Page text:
And the catholic faith is this, that we worship one God in Trinity, and Trinity in Unity; Neither confounding the Persons, nor dividing the Substance. For there is one Person of the Father, another of the Son, and another of the Holy Ghost. But the Godhead of the Father, of the Son, and of the Holy Ghost is all one: the glory equal, the majesty coeternal. Such as the Father is, such is the Son, and such is the Holy Ghost. The Father uncreate, the Son uncreate, and the Holy Ghost uncreate. The Father incomprehensible, the Son incomprehensible, and the Holy Ghost incomprehensible. The Father eternal, the Son eternal, and the Holy Ghost eternal. And yet they are not three Eternals, but one Eternal. As there are not three Uncreated nor three Incomprehensibles, but one Uncreated and one Incomprehensible. So likewise the Father is almighty, the Son almighty, and the Holy Ghost almighty. And yet they are not three Almighties, but one Almighty. So the Father is God, the Son is God, and the Holy Ghost is God. And yet they are not three Gods, but one God. So likewise the Father is Lord, the Son Lord, and the Holy Ghost Lord. And yet not three Lords, but one Lord. For like as we are compelled by the Christian verity to acknowledge every Person by Himself to be God and Lord, So are we forbidden by the catholic religion to say, There be three Gods, or three Lords.
The Father is made of none: neither created nor begotten. The Son is of the Father alone; not made, nor created, but begotten. The Holy Ghost is of the Father and of the Son: neither made, nor created, nor begotten, but proceeding. So there is one Father, not three Fathers; one Son, not three Sons; one Holy Ghost, not three Holy Ghosts. And in this Trinity none is before or after other; none is greater or less than another; But the whole three Persons are coeternal together, and coequal: so that in all things, as is aforesaid, the Unity in Trinity and the Trinity in Unity is to be worshiped. He, therefore, that will be saved must thus think of the Trinity.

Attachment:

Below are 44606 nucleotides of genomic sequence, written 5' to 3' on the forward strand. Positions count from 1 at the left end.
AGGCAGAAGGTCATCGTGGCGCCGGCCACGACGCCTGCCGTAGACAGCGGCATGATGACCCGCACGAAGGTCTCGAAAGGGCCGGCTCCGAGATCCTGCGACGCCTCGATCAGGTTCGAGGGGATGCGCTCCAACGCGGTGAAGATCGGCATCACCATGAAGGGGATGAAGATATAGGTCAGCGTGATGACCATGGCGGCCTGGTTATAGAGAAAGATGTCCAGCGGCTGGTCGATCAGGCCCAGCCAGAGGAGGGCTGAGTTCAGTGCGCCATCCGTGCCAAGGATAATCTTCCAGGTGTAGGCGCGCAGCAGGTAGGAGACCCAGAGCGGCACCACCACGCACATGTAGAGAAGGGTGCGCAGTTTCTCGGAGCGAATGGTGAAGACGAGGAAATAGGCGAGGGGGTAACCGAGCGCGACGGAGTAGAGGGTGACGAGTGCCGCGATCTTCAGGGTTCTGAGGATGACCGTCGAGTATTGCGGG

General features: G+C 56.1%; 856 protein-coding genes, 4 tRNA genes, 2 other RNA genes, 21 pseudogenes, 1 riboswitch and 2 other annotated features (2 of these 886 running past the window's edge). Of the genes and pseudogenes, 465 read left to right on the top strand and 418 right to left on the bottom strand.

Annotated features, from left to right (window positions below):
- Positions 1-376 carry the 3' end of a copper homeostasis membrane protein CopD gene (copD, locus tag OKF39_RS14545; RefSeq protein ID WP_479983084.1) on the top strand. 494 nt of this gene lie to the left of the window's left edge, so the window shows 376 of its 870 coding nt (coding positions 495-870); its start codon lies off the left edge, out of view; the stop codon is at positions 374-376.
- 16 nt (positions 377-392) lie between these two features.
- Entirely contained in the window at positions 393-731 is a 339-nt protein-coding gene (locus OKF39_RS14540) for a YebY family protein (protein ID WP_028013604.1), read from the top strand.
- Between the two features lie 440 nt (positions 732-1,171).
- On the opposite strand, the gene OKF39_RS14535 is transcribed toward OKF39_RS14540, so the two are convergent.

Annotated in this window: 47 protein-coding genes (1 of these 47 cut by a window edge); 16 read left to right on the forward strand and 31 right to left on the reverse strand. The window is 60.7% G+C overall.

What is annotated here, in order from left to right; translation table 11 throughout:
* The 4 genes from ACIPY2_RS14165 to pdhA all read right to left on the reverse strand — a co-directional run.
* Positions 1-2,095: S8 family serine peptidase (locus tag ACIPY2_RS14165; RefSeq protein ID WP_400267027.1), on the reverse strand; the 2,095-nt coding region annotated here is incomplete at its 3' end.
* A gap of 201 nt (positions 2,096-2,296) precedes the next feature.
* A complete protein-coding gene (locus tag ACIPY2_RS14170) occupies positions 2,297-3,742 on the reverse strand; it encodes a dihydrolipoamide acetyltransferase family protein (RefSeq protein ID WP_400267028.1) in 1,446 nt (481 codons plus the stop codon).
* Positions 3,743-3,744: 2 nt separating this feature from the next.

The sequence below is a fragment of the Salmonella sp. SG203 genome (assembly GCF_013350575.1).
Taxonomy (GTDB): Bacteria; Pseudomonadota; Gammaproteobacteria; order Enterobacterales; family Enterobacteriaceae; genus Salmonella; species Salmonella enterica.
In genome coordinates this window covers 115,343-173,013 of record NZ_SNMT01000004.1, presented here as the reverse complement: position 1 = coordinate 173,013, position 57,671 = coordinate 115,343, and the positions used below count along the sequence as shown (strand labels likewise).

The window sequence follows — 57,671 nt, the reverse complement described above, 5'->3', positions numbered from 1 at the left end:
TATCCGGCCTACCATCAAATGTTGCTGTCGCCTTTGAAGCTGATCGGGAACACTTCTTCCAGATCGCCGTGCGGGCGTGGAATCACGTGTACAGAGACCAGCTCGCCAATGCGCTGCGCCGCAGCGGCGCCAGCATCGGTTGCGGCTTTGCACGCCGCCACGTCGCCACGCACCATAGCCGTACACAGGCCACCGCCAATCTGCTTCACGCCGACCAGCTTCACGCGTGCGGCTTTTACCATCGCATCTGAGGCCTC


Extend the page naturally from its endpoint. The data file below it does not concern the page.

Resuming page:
Furthermore, it is necessary to everlasting salvation that he also believe faithfully the incarnation of our Lord Jesus Christ. For the right faith is, that we believe and confess that our Lord Jesus Christ, the Son of God, is God and Man; God of the Substance of the Father, begotten before the worlds; and Man of the substance of His mother, born in the world; Perfect God and perfect Man, of a reasonable soul and human flesh subsisting. Equal to the Father as touching His Godhead, and inferior to the Father as touching His manhood; Who, although He be God and Man, yet He is not two, but one Christ: One, not by conversion of the Godhead into flesh, but by taking the manhood into God; One altogether; not by confusion of Substance, but by unity of Person. For as the reasonable soul and flesh is one man, so God and Man is one Christ; Who suffered for our salvation; descended into hell, rose again the third day from the dead; He ascended into heaven; He sitteth on the right hand of the Father, God Almighty; from whence He shall come to judge the quick and the dead. At whose coming all men shall rise again with their bodies, and shall give an account of their own works. And they that have done good shall go into life everlasting; and they that have done evil, into everlasting fire.